While planning our wonderful festive trip to Budapest, Mr S researched and planned along with the concierge of the Four Seasons Hotel Gresham Palace to choose the perfect restaurants that he knew I’d love. He actually booked two of the four Michelin-starred restaurants in the city for us to try, one of which was Onyx Restaurant located on Vörösmarty Square, a very short walk from the Four Seasons.
First impressions were an absolutely gorgeous interior and an intimate dining room; throne-like booths, huge chandeliers, baroque wallpaper and the onyx accents that give the restaurant it’s name – opulent yet utterly modern. Despite the relative formality of the restaurant, it’s busy and buzzy on a Thursday night with nearly all of the 55 seats in the restaurant taken.
With the choice of a six course or eight course tasting menu of Modern Hungarian food, we decided to go all out and opting for the latter with matching wines. Having never tried Hungarian wine before, I didn’t know that I was really in for a treat.
Let’s face it this restaurant had me at ‘hello’, with exquisite canapés and a bread basket with an insane amount of choice – trust me I managed to make a big dent in it! Opening it’s doors in 2007, four years later Onyx became the second restaurant in Budapest to gain a Michelin star, with the first being Costes. If you thought Hungary was all about heavy bowls of goulash and dumplings, you’d be wrong there’s actually a very elegant fine dining scene in the country.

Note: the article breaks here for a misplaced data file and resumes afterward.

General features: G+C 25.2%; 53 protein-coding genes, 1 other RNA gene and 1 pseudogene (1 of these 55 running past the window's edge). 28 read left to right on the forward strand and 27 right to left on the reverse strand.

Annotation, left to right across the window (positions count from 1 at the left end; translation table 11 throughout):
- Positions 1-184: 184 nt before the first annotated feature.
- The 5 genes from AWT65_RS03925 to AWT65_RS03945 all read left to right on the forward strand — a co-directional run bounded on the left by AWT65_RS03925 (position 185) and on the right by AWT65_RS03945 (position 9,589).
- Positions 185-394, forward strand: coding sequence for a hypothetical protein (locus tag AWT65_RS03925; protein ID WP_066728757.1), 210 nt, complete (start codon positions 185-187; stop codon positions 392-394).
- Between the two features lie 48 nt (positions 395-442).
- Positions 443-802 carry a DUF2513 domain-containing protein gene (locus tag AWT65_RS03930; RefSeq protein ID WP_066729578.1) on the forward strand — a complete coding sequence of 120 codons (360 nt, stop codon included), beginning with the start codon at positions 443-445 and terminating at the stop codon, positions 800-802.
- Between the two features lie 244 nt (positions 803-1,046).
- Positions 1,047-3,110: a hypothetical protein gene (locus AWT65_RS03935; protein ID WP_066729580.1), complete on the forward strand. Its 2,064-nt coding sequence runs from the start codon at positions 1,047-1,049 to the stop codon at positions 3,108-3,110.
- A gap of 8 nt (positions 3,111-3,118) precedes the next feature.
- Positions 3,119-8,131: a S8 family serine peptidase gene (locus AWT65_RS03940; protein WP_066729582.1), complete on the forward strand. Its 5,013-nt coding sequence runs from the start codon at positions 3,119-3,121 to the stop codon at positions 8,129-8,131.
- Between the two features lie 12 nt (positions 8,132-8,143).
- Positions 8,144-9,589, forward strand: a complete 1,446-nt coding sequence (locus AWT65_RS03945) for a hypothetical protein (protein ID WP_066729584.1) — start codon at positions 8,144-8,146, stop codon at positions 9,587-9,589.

The chef here is Ádám Mészáros who has been here since 2016, and is utterly dedicated to using the finest ingredients possible like this black salsify with beetroot and parsley.
A happy me and a proud Mr S for choosing such a great restaurant.
And this gorgeously presented and perfectly prepared cod with sturgeon caviar, buttermilk and dill.
Rillette ball with cabbage and summer savory was the next beautiful dish. Each course is paired with an incredible local wine, several from Tokaji, a historical wine region in Northeast Hungary which is particularly noted for sweet wines.
Perhaps our favourite course was the trout ‘soup’ which was a really interesting blend of flavours and textures.
I rarely wear earrings, I was really pleased with these but they cause a huge drama when I couldn’t get them out after dinner!
The mushroom veloute with pork foam was a fairly simple dish but an utterly delicious one, another favourite for both of us. Perhaps a dish that typifies the philosophy of tradition meets innovation here at the restaurant.
Delicious rib-eye perfectly cooked came with celery variations, buffalo mozzarella and onion powder.
The seventh course is an interesting palate cleanser beautifully presented in a glass. A mixture of horseradish, nettle and fennel is not a bitter as it sounds.
Once again dessert was a play on textures using an interesting combination of seasonal ingredients. ‘Túró Rudi’ is a curd snack that has been popular in Hungary since the 196o’s, it’s combined with sea buckthorn and pumpkin to make an utterly gorgeous dessert.
A really delicious meal, excellent service and beautifully glamorous surrounding. Mr S and I agreed that Onyx Restaurant was easily our best dining experience in Budapest. I hope to see the restaurant be the first in Budapest to receive two Michelin stars.
1051 Budapest Vörösmarty tér 7-8
(Entrance from Harmincad street)